Blooming Glen Farm | October already?
post-template-default,single,single-post,postid-10087,single-format-standard,ajax_fade,page_not_loaded,,paspartu_enabled,paspartu_on_bottom_fixed,qode-theme-ver-12.1,qode-theme-bridge,wpb-js-composer js-comp-ver-,vc_responsive

October already?

October already?

Rain and cool weather- just what our fall crops ordered. How quickly the farm greens up with a little extra moisture. Not that we haven’t been irrigating, but there is nothing like a good rain after weeks and weeks of dry. Hopefully the upcoming hurricane will spare our area the worst of the downpours. Earlier in the week before the rain fell, our farm crew scrambled to get our sweet potatoes and more field potatoes harvested while also fulfilling our regular harvest commitments, picking fall crops like broccoli and fennel, pictured below.

2015 May8

The sweet potatoes are a little berserker- 11 pounds was the largest one we came across. What do you do with an 11 pound sweet potato??  Yields were high, but cosmetically they are not perfect- unfortunately the exterior skin is affected by scurf. Scurf is caused by the soil borne fungus monilochaetes infuscans which grows on the surface of the sweet potato tuber. The diseased areas are grayish-brown to purplish black and are only skin-deep.  This does not in any way affect edibility or the interior look or flavor- in fact our sweet potatoes are an incredible vibrant orange inside with a sweet and delicious taste- after curing for 10 days in the warm greenhouse, we will begin to sell and distribute them.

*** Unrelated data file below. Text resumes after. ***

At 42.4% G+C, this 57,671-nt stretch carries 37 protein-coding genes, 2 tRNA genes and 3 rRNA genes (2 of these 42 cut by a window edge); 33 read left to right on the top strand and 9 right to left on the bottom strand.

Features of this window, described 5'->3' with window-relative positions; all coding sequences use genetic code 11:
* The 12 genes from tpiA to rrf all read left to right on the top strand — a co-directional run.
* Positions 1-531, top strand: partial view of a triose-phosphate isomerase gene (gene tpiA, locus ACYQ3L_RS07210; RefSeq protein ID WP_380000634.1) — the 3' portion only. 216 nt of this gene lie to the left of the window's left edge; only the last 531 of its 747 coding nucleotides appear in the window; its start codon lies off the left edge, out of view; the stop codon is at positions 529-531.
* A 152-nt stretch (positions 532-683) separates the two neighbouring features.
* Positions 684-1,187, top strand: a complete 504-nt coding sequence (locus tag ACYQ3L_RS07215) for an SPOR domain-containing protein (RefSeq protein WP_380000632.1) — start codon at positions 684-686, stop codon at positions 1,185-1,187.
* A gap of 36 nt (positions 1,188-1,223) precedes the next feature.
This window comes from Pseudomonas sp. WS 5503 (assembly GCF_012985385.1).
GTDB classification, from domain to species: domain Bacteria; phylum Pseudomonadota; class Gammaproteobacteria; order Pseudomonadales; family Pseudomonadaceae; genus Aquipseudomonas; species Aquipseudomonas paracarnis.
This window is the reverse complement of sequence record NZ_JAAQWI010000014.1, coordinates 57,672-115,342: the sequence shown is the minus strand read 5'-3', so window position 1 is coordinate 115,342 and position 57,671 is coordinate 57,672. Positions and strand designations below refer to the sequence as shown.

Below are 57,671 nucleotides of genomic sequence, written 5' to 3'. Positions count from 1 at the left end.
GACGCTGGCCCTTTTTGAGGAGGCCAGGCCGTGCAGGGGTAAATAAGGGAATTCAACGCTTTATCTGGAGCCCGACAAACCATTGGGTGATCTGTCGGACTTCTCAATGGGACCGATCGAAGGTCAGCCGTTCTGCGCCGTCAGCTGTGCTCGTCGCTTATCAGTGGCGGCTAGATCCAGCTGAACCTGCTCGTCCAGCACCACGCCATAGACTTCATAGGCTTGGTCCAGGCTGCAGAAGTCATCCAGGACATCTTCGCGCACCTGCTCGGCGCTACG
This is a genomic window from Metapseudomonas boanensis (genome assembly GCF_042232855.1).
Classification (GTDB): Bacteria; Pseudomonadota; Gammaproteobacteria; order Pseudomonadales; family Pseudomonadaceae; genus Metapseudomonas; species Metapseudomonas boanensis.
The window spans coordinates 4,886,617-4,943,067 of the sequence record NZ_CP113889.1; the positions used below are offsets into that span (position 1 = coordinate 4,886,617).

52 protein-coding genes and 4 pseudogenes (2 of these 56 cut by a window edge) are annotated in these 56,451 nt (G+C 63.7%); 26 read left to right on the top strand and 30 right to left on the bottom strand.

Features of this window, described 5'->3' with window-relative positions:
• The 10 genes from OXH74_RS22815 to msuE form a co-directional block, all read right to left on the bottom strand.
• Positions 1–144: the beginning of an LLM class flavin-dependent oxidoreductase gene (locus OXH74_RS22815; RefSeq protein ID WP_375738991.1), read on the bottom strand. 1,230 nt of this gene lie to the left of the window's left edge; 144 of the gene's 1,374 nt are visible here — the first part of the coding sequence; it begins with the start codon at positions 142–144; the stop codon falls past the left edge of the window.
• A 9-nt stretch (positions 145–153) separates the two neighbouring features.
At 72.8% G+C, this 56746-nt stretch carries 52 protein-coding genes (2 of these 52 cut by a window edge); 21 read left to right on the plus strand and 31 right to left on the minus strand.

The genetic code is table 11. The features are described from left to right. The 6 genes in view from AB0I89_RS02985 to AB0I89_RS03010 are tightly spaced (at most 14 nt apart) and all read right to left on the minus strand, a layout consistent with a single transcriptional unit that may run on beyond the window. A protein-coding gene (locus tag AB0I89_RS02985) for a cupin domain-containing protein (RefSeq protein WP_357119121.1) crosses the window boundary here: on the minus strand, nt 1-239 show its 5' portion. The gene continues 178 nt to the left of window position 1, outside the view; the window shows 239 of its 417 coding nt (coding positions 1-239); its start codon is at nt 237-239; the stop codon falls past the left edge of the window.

Scurf does however decrease the marketability of the sweet potatoes (they don’t look pretty), and can cause them to lose quality faster in storage. Typically conventional growers will turn to fungicides as a preventative, which is not a tool we will use as organic growers. Crop rotation and clean sweet potato slip sourcing have not made any difference for us, and supposedly scurf is worse in soils that are heavy, with not so great drainage, and high in organic matter (that’s our farm). We will continue to research this issue, and hopefully find a solution (other than growing them on some light sandy Jersey soil!). Until then, don’t judge a book by its cover, or sweet potato by its skin color.

FullSizeRender (3)-001

9/29/15, on-farm CSA share #18, week B

The summer crops are truly winding down- the last of the tomatoes and sweet peppers and flowers are in this week’s share. We hope you are enjoying the transition to fall as much as we are. I personally love the return to making soups every week and roasting roots in the oven- the hakurei turnips can be eaten raw, especially those grown in the spring, but this time of year I prefer them oven roasted. Delicious!

With the  change of the season, the cacophony of cicadas in the trees have segued to the chirping of tree frogs. I was lucky to spot this little guy all nestled in the crook of our pear tree. To the right is a picture of a praying mantis on a large sunflower stalk, another lovely sign of health in the garden.

2015 May7

Post and photos by Tricia Borneman, Blooming Glen farmer and co-owner. Tricia and her husband Tom have been farming together since 2000. Blooming Glen Farm is entering its 10th season bringing high quality certified organic vegetables, herbs, fruits and cut flowers to our local community.

No Comments

Sorry, the comment form is closed at this time.